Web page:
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My pre-AT hike trail journal entries Appalachian Trail photos Sources of food resupply on the AT Climbing Katahdin
Hiking the Jordan River Pathway Hiking the Manistee River Trail The Hiker Diet A Homemade Tent
Hiking the High Country Pathway Hiking Isle Royale National Park Open Letter to Sally Homemade Gaiters


My SCRAP PACK

a homemade backpack made from bits and pieces I have accumulated



Bare frame
The bare aluminum frame. Weight Ė 1 lb. 5.5 oz. I bought this frame in the mid-1960s when I was an Explorer Scout. Other packs have come and gone but, for some reason Iíve kept this frame all these years, planning to do something with it someday.


Frame with original back panels and shoulder straps
The frame with the original shoulder pads and canvas back panels. There was no sternum strap or hip belt.


Frame with new shoulder pads, sternum strap, and hip belt.
I replaced the shoulder pads with a new pair (which included a sternum strap) I found in a hiker box. The nylon straps attaching the bottom of the shoulder pad to the frame are the originals. I made the hip belt out of salvaged and scavenged material and parts and sewed it to the original canvas back panel. Weight of frame with new shoulder pads and hip belt Ė 2 lbs 4 oz.


Closeup of hip belt
Closeup of the hip belt. The belt is a 1 Ĺ" nylon strap which, in its previous life, was a wrap-around handle of a duffle bag that had seen its better days. I scavenged the front buckle from a damaged suitcase that had been dumped on the shoulder of a road. The material encasing the padding is PU coated polyester from an old shower curtain. The padding is Ĺ" thick closed cell blue foam that I found in the trash.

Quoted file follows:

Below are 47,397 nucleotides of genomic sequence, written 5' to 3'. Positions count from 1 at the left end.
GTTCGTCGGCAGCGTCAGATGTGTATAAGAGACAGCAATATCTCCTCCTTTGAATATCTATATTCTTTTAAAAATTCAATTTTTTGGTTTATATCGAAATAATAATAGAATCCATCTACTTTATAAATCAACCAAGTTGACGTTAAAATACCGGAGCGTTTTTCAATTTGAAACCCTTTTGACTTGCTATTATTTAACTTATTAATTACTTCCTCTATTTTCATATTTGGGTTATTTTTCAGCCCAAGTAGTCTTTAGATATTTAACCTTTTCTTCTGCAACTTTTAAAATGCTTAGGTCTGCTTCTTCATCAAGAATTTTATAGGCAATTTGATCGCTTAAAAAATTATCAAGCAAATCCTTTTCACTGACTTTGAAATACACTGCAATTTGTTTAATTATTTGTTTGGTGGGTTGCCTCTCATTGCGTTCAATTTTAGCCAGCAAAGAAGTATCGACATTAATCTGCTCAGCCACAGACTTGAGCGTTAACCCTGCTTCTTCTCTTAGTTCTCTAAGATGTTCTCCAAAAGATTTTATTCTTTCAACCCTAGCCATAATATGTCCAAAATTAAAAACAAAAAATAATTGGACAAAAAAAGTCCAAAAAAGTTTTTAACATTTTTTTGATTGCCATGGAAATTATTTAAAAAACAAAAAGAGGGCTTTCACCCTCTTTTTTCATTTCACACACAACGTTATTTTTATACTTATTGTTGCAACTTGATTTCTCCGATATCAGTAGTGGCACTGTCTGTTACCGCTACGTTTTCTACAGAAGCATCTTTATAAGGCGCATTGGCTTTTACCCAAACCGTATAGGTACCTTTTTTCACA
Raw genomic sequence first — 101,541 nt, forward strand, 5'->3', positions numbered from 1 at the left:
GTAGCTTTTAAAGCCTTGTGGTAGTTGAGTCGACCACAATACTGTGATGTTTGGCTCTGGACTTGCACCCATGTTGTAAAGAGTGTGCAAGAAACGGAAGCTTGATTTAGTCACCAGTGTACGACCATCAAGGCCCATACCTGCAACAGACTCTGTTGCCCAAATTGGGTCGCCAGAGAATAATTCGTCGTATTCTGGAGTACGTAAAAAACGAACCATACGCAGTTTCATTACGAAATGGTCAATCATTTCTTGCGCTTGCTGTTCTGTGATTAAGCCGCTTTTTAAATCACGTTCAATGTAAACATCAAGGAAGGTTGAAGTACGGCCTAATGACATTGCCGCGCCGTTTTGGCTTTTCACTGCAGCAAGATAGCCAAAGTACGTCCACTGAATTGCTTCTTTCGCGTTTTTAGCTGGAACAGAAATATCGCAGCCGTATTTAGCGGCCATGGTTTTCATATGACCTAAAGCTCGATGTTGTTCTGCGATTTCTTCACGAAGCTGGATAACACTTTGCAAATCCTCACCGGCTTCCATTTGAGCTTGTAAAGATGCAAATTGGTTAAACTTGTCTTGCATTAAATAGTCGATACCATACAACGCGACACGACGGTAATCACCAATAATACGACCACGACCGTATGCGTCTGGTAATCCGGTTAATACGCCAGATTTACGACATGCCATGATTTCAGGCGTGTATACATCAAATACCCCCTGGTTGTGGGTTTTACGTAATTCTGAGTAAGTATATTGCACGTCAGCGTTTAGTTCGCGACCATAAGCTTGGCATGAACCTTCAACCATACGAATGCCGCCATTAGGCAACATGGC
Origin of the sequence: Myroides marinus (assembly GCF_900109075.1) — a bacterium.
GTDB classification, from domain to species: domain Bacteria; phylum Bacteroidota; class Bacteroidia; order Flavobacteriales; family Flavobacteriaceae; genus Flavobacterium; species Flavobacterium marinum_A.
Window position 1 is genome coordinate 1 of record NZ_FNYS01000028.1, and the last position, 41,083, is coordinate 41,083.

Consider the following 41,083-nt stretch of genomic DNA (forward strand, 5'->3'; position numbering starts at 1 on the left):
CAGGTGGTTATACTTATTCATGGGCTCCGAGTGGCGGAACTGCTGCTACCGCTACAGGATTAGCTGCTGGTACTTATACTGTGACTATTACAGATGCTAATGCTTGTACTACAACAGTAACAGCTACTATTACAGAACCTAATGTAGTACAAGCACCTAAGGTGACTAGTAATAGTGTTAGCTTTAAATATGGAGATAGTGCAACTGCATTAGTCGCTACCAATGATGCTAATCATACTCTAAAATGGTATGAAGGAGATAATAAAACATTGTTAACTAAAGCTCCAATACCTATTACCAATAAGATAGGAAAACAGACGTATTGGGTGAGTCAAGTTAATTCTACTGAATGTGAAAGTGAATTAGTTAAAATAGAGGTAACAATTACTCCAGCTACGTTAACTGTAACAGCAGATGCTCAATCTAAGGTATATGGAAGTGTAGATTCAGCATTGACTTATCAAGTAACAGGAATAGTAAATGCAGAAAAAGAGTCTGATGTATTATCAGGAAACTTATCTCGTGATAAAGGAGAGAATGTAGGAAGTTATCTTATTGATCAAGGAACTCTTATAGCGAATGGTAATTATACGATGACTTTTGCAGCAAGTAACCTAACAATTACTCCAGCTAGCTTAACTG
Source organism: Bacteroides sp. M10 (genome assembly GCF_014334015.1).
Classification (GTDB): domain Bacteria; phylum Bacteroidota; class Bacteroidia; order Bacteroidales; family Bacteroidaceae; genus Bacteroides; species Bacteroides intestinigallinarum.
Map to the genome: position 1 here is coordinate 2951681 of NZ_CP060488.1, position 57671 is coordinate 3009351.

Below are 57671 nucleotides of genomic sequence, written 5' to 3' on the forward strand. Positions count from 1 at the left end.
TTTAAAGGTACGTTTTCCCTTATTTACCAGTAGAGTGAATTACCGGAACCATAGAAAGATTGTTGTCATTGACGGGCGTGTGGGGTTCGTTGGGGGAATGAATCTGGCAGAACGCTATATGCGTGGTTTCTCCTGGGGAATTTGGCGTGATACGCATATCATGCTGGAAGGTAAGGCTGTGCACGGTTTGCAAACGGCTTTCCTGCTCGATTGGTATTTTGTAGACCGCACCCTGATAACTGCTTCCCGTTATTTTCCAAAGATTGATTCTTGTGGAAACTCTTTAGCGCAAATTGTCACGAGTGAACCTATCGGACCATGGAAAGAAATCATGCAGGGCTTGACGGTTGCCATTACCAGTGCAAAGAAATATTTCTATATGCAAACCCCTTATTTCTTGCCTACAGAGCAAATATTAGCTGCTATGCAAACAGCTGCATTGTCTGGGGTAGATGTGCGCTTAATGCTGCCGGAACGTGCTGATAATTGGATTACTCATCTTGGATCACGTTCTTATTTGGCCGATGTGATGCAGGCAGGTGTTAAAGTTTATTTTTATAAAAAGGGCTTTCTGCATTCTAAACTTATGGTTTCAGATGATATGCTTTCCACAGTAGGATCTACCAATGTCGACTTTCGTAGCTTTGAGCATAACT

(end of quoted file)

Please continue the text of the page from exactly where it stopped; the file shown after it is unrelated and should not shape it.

Back of the frame
Back of the frame. The canvas back panels were in good shape, so I reused them. Leno mesh would have been better, but I didnít have any. They can easily be replaced if I chance upon some mesh someday.


Side and front, bottom, and side pieces of new pack.
The fabricated side and front, bottom, and back of the pack before assembly. (I had also made an extension collar but it didnít fit nicely in the photo so I left it out.) To make the pack, I used about two yards of fabric which I had purchased some time ago for $1.00/yd at Walmart. As near as I can tell, it is 70D ripstop nylon with a light PU coating (weight, including PU coating, approximately 2.6 oz/sq.yd.).

Heavier material for the bottom would have been nice but I was working with what I had. To compensate, I tried to reinforce critical areas with additional strips of the fabric. The short vertical strips (at top and bottom) provide reinforced attachment points for the top strap. The horizontal strips provide reinforcement for the compression straps. The purpose of the long vertical strips in the center (which wrap around the bottom of the finished pack) is to strengthen the bottom of the pack where the downward pressure of the load is highest. (Whether they will fulfill that purpose, I donít know.)


Front view of the finished pack.
Although this is an external frame pack, I wanted to avoid the need to attach gear directly to the frame. So I made the pack as big as the frame Ė 30" tall, 15" wide, and 9" deep. After deducting the radius on the bottom-front of the pack, the pack volume (as near as I can figure) is 3930 cubic inches. There is one external pocket located about halfway up on each side and a mesh pocket on the front. Total weight of frame and pack Ė 2 lbs. 14 oz.


Closeup of bottom-front of pack.
Closeup of bottom-front of the pack..


Closeup of top-front of the pack.